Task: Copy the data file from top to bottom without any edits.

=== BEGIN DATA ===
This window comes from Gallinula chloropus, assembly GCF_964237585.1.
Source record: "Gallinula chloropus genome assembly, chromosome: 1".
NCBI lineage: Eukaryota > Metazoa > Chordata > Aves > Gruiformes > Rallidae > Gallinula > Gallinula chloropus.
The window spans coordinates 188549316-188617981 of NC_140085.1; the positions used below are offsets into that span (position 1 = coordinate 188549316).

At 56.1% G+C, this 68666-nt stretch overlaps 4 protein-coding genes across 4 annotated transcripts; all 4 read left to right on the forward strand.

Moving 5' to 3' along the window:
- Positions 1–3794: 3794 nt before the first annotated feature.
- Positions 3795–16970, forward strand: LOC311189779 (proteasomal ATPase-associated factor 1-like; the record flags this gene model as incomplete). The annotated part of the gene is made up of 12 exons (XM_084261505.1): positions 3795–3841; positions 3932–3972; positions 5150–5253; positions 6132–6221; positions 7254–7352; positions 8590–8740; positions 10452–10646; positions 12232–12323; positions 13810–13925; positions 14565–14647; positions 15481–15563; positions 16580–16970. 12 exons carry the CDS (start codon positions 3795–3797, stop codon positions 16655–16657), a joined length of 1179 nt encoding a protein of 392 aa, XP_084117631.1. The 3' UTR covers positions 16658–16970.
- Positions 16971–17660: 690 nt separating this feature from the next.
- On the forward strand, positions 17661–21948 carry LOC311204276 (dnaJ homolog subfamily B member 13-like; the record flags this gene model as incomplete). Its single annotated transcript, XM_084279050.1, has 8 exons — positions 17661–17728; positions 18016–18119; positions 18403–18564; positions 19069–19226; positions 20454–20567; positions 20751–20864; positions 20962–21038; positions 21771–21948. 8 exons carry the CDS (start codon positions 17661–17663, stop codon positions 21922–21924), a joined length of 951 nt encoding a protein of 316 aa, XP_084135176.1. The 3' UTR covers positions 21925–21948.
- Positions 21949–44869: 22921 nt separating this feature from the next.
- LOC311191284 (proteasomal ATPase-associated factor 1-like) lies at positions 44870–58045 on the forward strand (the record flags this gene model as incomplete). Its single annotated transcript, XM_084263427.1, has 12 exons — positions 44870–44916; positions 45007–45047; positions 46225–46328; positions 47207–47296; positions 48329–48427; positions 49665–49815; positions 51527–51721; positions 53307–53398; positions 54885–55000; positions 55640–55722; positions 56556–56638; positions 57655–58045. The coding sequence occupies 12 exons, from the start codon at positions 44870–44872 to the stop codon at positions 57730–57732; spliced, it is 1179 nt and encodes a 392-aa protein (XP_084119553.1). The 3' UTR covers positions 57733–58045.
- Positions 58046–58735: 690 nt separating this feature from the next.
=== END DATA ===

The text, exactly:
This window comes from Gallinula chloropus, assembly GCF_964237585.1.
Source record: "Gallinula chloropus genome assembly, chromosome: 1".
NCBI lineage: Eukaryota > Metazoa > Chordata > Aves > Gruiformes > Rallidae > Gallinula > Gallinula chloropus.
The window spans coordinates 188549316-188617981 of NC_140085.1; the positions used below are offsets into that span (position 1 = coordinate 188549316).

At 56.1% G+C, this 68666-nt stretch overlaps 4 protein-coding genes across 4 annotated transcripts; all 4 read left to right on the forward strand.

Moving 5' to 3' along the window:
- Positions 1–3794: 3794 nt before the first annotated feature.
- Positions 3795–16970, forward strand: LOC311189779 (proteasomal ATPase-associated factor 1-like; the record flags this gene model as incomplete). The annotated part of the gene is made up of 12 exons (XM_084261505.1): positions 3795–3841; positions 3932–3972; positions 5150–5253; positions 6132–6221; positions 7254–7352; positions 8590–8740; positions 10452–10646; positions 12232–12323; positions 13810–13925; positions 14565–14647; positions 15481–15563; positions 16580–16970. 12 exons carry the CDS (start codon positions 3795–3797, stop codon positions 16655–16657), a joined length of 1179 nt encoding a protein of 392 aa, XP_084117631.1. The 3' UTR covers positions 16658–16970.
- Positions 16971–17660: 690 nt separating this feature from the next.
- On the forward strand, positions 17661–21948 carry LOC311204276 (dnaJ homolog subfamily B member 13-like; the record flags this gene model as incomplete). Its single annotated transcript, XM_084279050.1, has 8 exons — positions 17661–17728; positions 18016–18119; positions 18403–18564; positions 19069–19226; positions 20454–20567; positions 20751–20864; positions 20962–21038; positions 21771–21948. 8 exons carry the CDS (start codon positions 17661–17663, stop codon positions 21922–21924), a joined length of 951 nt encoding a protein of 316 aa, XP_084135176.1. The 3' UTR covers positions 21925–21948.
- Positions 21949–44869: 22921 nt separating this feature from the next.
- LOC311191284 (proteasomal ATPase-associated factor 1-like) lies at positions 44870–58045 on the forward strand (the record flags this gene model as incomplete). Its single annotated transcript, XM_084263427.1, has 12 exons — positions 44870–44916; positions 45007–45047; positions 46225–46328; positions 47207–47296; positions 48329–48427; positions 49665–49815; positions 51527–51721; positions 53307–53398; positions 54885–55000; positions 55640–55722; positions 56556–56638; positions 57655–58045. The coding sequence occupies 12 exons, from the start codon at positions 44870–44872 to the stop codon at positions 57730–57732; spliced, it is 1179 nt and encodes a 392-aa protein (XP_084119553.1). The 3' UTR covers positions 57733–58045.
- Positions 58046–58735: 690 nt separating this feature from the next.